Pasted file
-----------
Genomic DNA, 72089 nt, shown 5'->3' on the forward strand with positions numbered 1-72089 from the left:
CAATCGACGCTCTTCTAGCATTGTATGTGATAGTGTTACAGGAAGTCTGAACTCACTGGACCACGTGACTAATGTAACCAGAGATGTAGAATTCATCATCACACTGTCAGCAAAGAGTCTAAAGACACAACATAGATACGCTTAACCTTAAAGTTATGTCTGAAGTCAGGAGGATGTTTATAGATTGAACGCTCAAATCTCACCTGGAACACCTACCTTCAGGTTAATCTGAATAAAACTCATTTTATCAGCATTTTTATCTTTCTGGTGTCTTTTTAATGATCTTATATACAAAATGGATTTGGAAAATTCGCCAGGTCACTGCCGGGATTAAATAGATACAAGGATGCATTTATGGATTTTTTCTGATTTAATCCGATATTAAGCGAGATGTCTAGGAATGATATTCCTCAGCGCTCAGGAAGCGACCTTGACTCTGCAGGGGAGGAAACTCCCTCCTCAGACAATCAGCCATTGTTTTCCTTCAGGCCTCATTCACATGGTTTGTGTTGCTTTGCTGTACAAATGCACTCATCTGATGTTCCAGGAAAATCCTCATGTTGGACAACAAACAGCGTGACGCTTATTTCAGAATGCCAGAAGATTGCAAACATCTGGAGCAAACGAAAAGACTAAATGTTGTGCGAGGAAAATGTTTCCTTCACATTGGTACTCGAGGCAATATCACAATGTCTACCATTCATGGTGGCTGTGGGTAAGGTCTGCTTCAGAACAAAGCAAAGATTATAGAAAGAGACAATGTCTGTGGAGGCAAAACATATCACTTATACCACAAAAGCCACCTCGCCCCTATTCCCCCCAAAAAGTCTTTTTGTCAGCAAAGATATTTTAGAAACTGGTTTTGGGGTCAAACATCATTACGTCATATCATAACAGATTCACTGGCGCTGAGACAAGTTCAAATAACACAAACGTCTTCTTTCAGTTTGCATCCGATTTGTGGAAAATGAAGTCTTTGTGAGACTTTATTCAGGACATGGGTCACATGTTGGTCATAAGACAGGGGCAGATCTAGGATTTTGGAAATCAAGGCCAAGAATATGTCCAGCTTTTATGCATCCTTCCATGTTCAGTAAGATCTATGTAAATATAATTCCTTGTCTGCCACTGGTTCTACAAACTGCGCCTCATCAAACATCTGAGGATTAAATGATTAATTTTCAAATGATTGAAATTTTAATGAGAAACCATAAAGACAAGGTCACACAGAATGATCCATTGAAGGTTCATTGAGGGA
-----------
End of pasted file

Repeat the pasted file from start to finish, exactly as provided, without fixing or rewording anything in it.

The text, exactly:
Genomic DNA, 72089 nt, shown 5'->3' on the forward strand with positions numbered 1-72089 from the left:
CAATCGACGCTCTTCTAGCATTGTATGTGATAGTGTTACAGGAAGTCTGAACTCACTGGACCACGTGACTAATGTAACCAGAGATGTAGAATTCATCATCACACTGTCAGCAAAGAGTCTAAAGACACAACATAGATACGCTTAACCTTAAAGTTATGTCTGAAGTCAGGAGGATGTTTATAGATTGAACGCTCAAATCTCACCTGGAACACCTACCTTCAGGTTAATCTGAATAAAACTCATTTTATCAGCATTTTTATCTTTCTGGTGTCTTTTTAATGATCTTATATACAAAATGGATTTGGAAAATTCGCCAGGTCACTGCCGGGATTAAATAGATACAAGGATGCATTTATGGATTTTTTCTGATTTAATCCGATATTAAGCGAGATGTCTAGGAATGATATTCCTCAGCGCTCAGGAAGCGACCTTGACTCTGCAGGGGAGGAAACTCCCTCCTCAGACAATCAGCCATTGTTTTCCTTCAGGCCTCATTCACATGGTTTGTGTTGCTTTGCTGTACAAATGCACTCATCTGATGTTCCAGGAAAATCCTCATGTTGGACAACAAACAGCGTGACGCTTATTTCAGAATGCCAGAAGATTGCAAACATCTGGAGCAAACGAAAAGACTAAATGTTGTGCGAGGAAAATGTTTCCTTCACATTGGTACTCGAGGCAATATCACAATGTCTACCATTCATGGTGGCTGTGGGTAAGGTCTGCTTCAGAACAAAGCAAAGATTATAGAAAGAGACAATGTCTGTGGAGGCAAAACATATCACTTATACCACAAAAGCCACCTCGCCCCTATTCCCCCCAAAAAGTCTTTTTGTCAGCAAAGATATTTTAGAAACTGGTTTTGGGGTCAAACATCATTACGTCATATCATAACAGATTCACTGGCGCTGAGACAAGTTCAAATAACACAAACGTCTTCTTTCAGTTTGCATCCGATTTGTGGAAAATGAAGTCTTTGTGAGACTTTATTCAGGACATGGGTCACATGTTGGTCATAAGACAGGGGCAGATCTAGGATTTTGGAAATCAAGGCCAAGAATATGTCCAGCTTTTATGCATCCTTCCATGTTCAGTAAGATCTATGTAAATATAATTCCTTGTCTGCCACTGGTTCTACAAACTGCGCCTCATCAAACATCTGAGGATTAAATGATTAATTTTCAAATGATTGAAATTTTAATGAGAAACCATAAAGACAAGGTCACACAGAATGATCCATTGAAGGTTCATTGAGGGA